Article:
- Meal delivery programs: You might not want to cook only for yourself, or perhaps you’re not very comfortable in the kitchen. Meal delivery programs bring fresh, cooked meals straight to your door. While many programs target older adults, some are convenience programs for busy couples and families. If you can or want to cook, another option is to subscribe to a meal kit program. You’ll receive pre-portioned ingredients and easy-to-follow recipes for several meals each week.
- Programs of All-Inclusive Care for the Elderly: Adults over age 55 who meet specific requirements can take advantage of PACE. PACE provides health care services, meal preparation, transportation and chore help to those who qualify for it.
4 Examples of People Who Can Support You
Besides connecting with national or local organizations to help you age in place, you can also get support from individuals in the community. Some of these people might know and love you and want to help, while others are professionals you can hire.
- Your neighbors: Your neighbors can be an excellent source of support. How much you depend on your neighbors depends on how close you are to them, their willingness to help and what you need. For example, they might be happy to bring your mail in for you or take your trash out to the curb weekly. If you’re close to your neighbors, they might visit you every so often to keep you company. You could also ask them to pick up groceries or other necessities for you.
- Your family: Family can be another excellent resource, especially if yours lives nearby. Your children or grandkids can do chores around the house. Your children might also be willing to drive you to appointments or the supermarket. Depending on your level of need, family members can handle making appointments for you, too.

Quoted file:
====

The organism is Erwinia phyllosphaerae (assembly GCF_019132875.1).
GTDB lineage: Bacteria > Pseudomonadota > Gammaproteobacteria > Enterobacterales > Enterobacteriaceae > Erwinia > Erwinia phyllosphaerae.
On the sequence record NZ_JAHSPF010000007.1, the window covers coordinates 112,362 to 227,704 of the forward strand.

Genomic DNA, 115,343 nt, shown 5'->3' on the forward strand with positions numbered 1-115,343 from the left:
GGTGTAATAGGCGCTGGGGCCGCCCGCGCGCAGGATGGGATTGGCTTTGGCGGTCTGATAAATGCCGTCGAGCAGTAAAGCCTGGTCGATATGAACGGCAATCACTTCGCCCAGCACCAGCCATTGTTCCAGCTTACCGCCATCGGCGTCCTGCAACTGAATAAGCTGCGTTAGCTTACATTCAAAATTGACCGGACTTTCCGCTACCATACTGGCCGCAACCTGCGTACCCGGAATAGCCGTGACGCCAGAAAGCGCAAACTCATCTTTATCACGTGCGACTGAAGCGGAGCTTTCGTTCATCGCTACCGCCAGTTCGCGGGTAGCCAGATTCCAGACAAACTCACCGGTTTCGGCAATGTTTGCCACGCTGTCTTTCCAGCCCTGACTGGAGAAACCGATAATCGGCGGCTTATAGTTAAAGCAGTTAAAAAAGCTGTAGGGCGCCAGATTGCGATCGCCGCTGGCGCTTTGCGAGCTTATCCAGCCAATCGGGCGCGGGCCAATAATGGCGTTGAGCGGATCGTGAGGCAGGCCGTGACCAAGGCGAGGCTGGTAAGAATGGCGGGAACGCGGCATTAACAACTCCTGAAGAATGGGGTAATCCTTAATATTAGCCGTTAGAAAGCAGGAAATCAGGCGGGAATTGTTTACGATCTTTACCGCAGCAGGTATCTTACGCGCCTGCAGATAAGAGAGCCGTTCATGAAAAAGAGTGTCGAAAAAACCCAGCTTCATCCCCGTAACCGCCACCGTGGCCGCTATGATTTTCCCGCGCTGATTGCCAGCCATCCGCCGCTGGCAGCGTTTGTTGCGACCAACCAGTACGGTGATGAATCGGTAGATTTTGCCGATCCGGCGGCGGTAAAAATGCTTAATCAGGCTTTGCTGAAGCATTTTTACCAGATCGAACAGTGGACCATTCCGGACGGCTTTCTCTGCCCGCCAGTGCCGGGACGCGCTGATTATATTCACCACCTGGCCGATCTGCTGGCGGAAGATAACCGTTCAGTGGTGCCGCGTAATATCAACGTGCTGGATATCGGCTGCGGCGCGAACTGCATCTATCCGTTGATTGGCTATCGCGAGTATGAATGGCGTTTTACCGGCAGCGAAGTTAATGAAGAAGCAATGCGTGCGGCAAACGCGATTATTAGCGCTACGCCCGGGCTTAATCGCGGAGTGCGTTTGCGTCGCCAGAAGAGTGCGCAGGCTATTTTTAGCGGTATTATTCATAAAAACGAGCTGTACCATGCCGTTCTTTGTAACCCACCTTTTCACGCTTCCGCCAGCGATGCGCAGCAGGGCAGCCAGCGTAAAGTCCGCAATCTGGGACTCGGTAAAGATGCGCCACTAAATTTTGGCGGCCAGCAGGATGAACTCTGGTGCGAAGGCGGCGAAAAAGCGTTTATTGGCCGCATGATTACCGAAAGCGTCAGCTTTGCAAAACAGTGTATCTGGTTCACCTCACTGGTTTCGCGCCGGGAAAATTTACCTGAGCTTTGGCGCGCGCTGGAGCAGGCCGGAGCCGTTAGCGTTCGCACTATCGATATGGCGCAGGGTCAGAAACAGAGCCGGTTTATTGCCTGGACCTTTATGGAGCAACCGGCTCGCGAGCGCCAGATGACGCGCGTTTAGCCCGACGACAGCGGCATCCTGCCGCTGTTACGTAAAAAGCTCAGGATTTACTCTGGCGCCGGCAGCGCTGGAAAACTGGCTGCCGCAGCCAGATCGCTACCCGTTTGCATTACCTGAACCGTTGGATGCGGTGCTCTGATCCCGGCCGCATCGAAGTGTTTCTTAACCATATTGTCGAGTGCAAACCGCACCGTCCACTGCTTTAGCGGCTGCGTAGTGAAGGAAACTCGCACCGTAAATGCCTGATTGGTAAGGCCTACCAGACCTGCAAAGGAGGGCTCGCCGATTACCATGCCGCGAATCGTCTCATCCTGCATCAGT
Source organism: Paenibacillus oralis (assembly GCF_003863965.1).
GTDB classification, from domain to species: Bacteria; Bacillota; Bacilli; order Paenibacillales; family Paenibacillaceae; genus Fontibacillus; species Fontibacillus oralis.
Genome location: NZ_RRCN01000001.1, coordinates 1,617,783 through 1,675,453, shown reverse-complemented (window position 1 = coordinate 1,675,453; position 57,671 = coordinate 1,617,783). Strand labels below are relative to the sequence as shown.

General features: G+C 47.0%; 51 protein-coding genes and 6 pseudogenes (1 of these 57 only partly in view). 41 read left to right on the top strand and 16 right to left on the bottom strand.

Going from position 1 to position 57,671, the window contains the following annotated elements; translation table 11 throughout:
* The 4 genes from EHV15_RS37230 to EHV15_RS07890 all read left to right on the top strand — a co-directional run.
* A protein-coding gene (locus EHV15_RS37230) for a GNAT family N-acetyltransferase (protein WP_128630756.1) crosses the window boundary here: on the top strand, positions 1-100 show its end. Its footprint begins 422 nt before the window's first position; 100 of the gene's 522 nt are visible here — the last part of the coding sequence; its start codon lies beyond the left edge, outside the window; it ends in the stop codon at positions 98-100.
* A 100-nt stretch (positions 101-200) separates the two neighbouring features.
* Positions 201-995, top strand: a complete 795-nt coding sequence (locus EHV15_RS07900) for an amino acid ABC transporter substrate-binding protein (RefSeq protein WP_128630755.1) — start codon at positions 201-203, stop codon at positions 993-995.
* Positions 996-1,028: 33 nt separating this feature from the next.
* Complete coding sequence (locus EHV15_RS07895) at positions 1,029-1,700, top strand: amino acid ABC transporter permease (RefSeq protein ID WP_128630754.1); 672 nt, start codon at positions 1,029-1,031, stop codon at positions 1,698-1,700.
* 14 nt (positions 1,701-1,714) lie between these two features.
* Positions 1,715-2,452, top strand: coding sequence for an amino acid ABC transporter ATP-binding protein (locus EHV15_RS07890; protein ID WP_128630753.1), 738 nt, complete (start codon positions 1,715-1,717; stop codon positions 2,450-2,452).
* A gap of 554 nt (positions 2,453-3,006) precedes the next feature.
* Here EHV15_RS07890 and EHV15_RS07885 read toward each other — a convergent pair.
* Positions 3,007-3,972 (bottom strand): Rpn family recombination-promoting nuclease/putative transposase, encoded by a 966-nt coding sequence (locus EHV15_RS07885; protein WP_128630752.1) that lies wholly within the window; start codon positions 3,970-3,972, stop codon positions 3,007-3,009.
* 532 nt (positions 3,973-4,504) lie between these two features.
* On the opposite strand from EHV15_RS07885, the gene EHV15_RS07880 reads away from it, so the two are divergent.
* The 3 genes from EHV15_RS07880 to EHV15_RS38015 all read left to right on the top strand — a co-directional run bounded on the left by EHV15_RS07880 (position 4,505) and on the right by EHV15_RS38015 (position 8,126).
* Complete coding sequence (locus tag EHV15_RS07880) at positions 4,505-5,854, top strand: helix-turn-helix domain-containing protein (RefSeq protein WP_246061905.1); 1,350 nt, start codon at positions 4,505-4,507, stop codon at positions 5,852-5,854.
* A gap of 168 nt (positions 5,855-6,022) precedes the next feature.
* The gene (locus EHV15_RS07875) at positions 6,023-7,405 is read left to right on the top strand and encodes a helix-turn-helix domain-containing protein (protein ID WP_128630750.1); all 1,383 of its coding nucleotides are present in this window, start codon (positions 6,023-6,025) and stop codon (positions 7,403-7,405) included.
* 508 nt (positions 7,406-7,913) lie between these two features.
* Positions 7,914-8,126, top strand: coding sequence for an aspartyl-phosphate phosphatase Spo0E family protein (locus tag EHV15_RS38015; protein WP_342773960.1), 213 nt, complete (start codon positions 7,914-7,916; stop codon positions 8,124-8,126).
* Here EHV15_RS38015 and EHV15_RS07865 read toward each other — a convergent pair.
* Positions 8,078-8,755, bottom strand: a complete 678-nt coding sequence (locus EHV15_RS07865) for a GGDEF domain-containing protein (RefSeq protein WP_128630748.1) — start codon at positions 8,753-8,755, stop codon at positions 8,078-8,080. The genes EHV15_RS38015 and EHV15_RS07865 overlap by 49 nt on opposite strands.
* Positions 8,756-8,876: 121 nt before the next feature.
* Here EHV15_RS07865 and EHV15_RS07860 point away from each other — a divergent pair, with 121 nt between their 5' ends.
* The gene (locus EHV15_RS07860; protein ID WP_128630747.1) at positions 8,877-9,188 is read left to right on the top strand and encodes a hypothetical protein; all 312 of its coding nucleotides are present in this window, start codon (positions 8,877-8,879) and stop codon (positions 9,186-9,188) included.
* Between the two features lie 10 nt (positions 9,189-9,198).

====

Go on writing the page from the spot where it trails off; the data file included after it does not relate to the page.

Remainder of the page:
- Geriatric care manager: A geriatric care manager is typically a social worker or nurse who directs you to helpful resources or who can support your day-to-day activities. They might visit your home and recommend ways to improve it. They may also help you with long-term planning or act as a mediator between you and your family members.
- Home health aides: A home health aide can assist you with daily tasks, helping you get dressed and ready to go in the morning. They might prepare meals for you, too. While they aren’t nurses or doctors, a home health aide can keep track of your overall health, monitor your vital signs, and report to your family or medical team if they notice any drastic changes in your mental or physical health.
Common Concerns About Living Alone as a Senior
As you decide to remain in your home, it can be helpful to list potential or current concerns you have. Knowing what is or could be an issue can help you find the resources that will best support you. For example, some concerns older adults often have include:
- Meal preparation
- Keeping up with medications
- Feeling lonely
- Feeling bored
The resources mentioned above can help you address or avoid many of the concerns people encounter when they age in place.
Make Your Home More Convenient With a Residential Elevator
There is a wealth of resources available to help you feel comfortable with the idea of aging in place. Along with taking advantage of any community resources or the support of your network, you might also want to consider modifying your home to make it more convenient to age in place. One option is to install a residential elevator, so you can continue to live in a multi-story home without limiting your access to specific areas.
To learn more about the process of retrofitting your home for an elevator, contact an Inclinator dealer near you today.